Anarchist Workers Alliance leaflets (1979/80)

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Some leaflets from the Anarchist Workers Alliance in 1979 and 1980.  First off are two national ones about nuclear power.  The first set out their position, with two points of particular interest.  They, along with almost everyone else at that time, had believed the ‘research’ indicating that oil deposits would be exhausted within thirty years.  There may be a similarity with the “peak oil” argument of the last decade, which was also widely believed but does not appear to have been accurate.  Both of these outcomes will occur, but clearly not as quickly as had been believed by many.

The other point of interest is their rejection of ‘zero growth’ economics, “while we oppose any attempt to bring nuclear power into Ireland (or anywhere else for that matter) we distance ourselves from those who say we don’t need nukes because there should be no increase in energy usage.  Zero growth would mean more poverty, unemployment and lack of facilities.  We need more energy to create socially useful jobs, more facilities for leisure and entertainment, and better living conditions.”

The second leaflet was given out at the 5,000 strong anti-nuclear festival in 1979 at Carnsore in Co Wexford.  It calls for a campaign in the unions to win ‘blacking’ of any work to build nuclear power stations.  At that stage the ESB Officers Association had come out in opposition to nuclear power.

Today Ireland has no nuclear stations, and never had.  An account of how this was achieved is here

The others leaflets are from the AWA’s Dublin branch.
(1) An advertisement for a public meeting in the offices of the Amalgamated Transport & General Workers Union.  Today the ATGWU is part of UNITE, and the hall is now the headquarters of the Samaritans.

(2) A call for industrial action circulated at the tax reform march in late 1979.  The ICTU leadership was trying (successfully) to reassert its control over the more militant Trades Councils who had earlier organised massive demonstrations on working days to demand that more of the tax burden be shifted to the rich.  There is an interview with Sam Nolan of the Dublin Council of Trade Unions, where Sam discusses the marches here

(3) A response to the declaration of a “housing emergency” in Dublin.  See here for information about the Dublin Squatters Association of the mid-1970s.

(4) And finally, one produced during the Pope’s 1979 visit to Dublin.  At a time when the Catholic Church and its influence on the state was almost beyond question (with divorce banned, gay sex illegal, and contraception restricted to married couples) it pulls no punches.  Church control of schools is seen as filling “young people’s heads with superstitious drivel about hell, god and other repressive fantasies”.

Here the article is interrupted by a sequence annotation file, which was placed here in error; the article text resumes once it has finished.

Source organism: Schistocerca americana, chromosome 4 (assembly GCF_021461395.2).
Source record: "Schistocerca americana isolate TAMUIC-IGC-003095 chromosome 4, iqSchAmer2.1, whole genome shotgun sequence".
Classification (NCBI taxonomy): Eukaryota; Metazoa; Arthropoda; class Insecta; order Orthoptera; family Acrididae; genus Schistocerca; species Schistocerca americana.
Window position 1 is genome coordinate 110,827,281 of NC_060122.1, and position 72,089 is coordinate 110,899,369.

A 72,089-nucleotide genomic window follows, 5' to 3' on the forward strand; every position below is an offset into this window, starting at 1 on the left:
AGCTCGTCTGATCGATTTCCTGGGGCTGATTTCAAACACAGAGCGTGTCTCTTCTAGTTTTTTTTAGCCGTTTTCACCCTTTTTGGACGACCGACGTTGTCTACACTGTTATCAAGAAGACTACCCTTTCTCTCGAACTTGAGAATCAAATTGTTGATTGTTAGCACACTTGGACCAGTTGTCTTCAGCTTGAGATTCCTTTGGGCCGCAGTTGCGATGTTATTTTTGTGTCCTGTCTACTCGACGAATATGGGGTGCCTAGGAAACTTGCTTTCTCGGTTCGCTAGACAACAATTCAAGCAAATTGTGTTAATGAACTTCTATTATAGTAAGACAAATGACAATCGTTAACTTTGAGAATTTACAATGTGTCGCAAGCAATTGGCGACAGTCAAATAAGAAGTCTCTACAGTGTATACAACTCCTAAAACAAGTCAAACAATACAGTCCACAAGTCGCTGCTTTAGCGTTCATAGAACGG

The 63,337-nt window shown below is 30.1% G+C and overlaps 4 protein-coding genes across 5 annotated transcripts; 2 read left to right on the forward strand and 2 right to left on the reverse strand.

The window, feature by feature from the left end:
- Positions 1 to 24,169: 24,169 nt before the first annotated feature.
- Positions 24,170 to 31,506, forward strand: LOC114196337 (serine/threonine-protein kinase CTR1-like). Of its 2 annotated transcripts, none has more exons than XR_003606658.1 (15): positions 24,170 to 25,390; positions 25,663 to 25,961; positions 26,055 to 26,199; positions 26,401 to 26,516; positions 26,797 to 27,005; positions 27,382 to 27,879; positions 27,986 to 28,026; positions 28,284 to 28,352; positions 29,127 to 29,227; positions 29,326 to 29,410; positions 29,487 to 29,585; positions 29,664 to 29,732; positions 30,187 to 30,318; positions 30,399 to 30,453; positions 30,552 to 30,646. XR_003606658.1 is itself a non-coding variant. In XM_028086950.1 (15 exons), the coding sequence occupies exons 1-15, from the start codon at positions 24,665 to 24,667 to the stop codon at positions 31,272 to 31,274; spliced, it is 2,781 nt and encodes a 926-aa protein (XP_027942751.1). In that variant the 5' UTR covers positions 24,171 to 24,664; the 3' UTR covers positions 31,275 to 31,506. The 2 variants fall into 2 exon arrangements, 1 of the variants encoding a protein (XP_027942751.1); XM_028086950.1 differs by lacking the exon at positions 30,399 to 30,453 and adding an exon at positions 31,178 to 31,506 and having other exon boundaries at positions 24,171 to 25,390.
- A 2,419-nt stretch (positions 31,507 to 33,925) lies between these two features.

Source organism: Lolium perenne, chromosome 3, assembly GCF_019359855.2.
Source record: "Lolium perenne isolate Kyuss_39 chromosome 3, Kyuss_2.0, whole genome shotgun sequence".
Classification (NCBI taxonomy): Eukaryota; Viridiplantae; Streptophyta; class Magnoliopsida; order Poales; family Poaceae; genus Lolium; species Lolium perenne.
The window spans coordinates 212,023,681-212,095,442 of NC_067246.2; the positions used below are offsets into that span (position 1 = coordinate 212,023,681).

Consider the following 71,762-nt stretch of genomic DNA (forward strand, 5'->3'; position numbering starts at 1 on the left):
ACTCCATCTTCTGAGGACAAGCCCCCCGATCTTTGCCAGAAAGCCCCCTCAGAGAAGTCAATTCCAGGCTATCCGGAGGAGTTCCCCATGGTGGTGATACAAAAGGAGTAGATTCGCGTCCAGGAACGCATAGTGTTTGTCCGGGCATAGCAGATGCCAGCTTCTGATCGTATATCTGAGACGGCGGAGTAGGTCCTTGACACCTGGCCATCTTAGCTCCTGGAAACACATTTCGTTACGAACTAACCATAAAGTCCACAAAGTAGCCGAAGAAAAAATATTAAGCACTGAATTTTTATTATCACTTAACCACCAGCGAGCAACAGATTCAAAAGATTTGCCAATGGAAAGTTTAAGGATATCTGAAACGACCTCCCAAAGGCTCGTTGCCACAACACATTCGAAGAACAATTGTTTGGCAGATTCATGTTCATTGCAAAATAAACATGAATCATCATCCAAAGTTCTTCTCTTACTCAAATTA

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Cork Anarchist Workers Group (1984)

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The Cork Anarchist Workers Group was set up in early 1984 and became the Cork branch of the Workers Solidarity Movement when the WSM was formed later that year.

Their leaflet about that year’s pay negotiations could have been written today, when it noted the Irish Congress of Trade Unions response to a threatened pay freeze was a call for “compromise, commonsense and reasonableness”. Members included industrial chemist turned author Kevin Doyle and Clonakilty anti-war campaigner Dominic Carroll.

Fight War, Not Wars (October 1982)

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A four page leaflet put out after British anarcho/pacifist/punk band played at Belfast’s short lived anarchist youth ‘A Centre’ in Long Lane.  National Front supporters attacked the gig, and then the RUC arrived and thumped some of the punks who had been the target of the NF attack.

Opened in November 1981 the A Centre was run by the Belfast Anarchist Collective as an “alternative cultural space” in Belfast city centre and ran on Saturday afternoons.  It soon became a magnet for young people and punks in particular.  On loan from Belfast’s gay Carpenter Club the A Centre put on banned or controversial films, new wave music and punk bands, performance poets and artists, alternative books and comics, and a wholefood cafe.  Among the bands who played there were Stalag 17, The Defects, Xdreamists, Rudi, Spider, Rufrex, The Outcasts, The Defects, Just Destiny and Ten Past Seven.

The corganisers were openly hostile to the cops (usually refusing them admission: “sorry pal, we have a no uniforms policy“).  In retaliation the RUC got scare stories into the local papers about “under age kids mixing with subversives” “glue sniffing”, and so on.  This, and resulting hassle from the city council because they didn’t have an entertainment licence, meant that after about a year the Centre closed.